The ROUND function can be used to reduce a value by a specific number of decimal places.

In the process, the final digit, the rounding digit, is rounded up or down.

The rules for rounding numbers that Google Spreadsheets follows, dictates;

- If the value of the number to the right of the rounding digit is less than five, the rounding digit is left unchanged.
- If the value of the number to the right of the rounding digit is five or higher, the rounding digit is raised by one.

### Google Spreadsheets' ROUND Function

Unlike formatting options that allow you change the number of decimal places displayed without actually changing the value in the cell, the ROUND function, like Google Spreadsheets' other rounding functions, does alter the value of the data.

Using this function to round data will, therefore, affect the results of calculations.

The image above displays examples and gives explanations for a number of results returned by Google Spreadsheets' ROUNDDOWN function for data in column A of the worksheet.

The results, shown in column C, depends upon the value of the *count* argument — see details below.

### The ROUNDDOWN Function's Syntax and Arguments

A function's syntax refers to the layout of the function and includes the function's name, brackets, and arguments.

The syntax for the ROUNDDOWN function is:

= ROUNDDOWN ( number, count )

The arguments for the function are:

**number** - (required) The value to be rounded.

- This argument can contain the actual data for rounding or it can be a cell reference to the location of the data in the worksheet.

**count** - (optional) The number of decimal places to leave.

- If the
*count*argument is omitted, the function rounds the value down to the nearest integer. - If the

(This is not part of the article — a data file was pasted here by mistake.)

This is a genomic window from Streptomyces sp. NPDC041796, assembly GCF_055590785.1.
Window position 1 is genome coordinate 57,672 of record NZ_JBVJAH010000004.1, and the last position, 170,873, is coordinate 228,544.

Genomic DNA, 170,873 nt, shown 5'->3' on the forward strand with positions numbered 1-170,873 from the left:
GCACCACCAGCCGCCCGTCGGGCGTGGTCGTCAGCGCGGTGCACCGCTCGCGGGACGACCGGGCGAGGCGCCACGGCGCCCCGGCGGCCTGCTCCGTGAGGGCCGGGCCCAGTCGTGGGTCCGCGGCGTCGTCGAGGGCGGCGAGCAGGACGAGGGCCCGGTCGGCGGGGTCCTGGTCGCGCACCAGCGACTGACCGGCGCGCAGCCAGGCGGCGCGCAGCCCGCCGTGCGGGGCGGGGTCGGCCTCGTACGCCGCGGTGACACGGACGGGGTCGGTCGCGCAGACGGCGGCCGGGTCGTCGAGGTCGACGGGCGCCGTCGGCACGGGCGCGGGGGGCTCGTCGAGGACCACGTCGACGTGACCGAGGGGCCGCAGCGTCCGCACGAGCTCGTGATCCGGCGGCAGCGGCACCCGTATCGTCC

*count*argument is set to 1, for example, the function leaves only one digit to the right of the decimal point and rounds it down to the next number. - If the
*count*argument is negative, all decimal places are removed and the function rounds up that number of digits to the left of the decimal point downward.- For example, if the value of the count argument is set to
**-1**, the function will remove all digits to the right of the decimal point and round the first digit to the left of the decimal point down to 10 — example 2 in the image above. - If the value of the count argument is set to
**-2**, the function will remove all digits to the right of the decimal point and round the first and second digits to the left of the decimal point down to 100 — example 4 in the image above.

- For example, if the value of the count argument is set to

### ROUNDDOWN Function Summary

The ROUNDDOWN Function:

- Is used to reduce a value by a specific number of decimal places or digits.
- Always leaves the rounding digit unchanged — never rounds it up.
- Alters the value of the data in the cell — unlike formatting options that allow you to change the number of decimal places displayed without actually changing the value in the cell.
- Affects the results of calculations due to this change in data.
- Always rounds towards zero. Negative numbers, even though they are increased in value by the function, are said to be rounded down (examples 4 and 5 in the image above).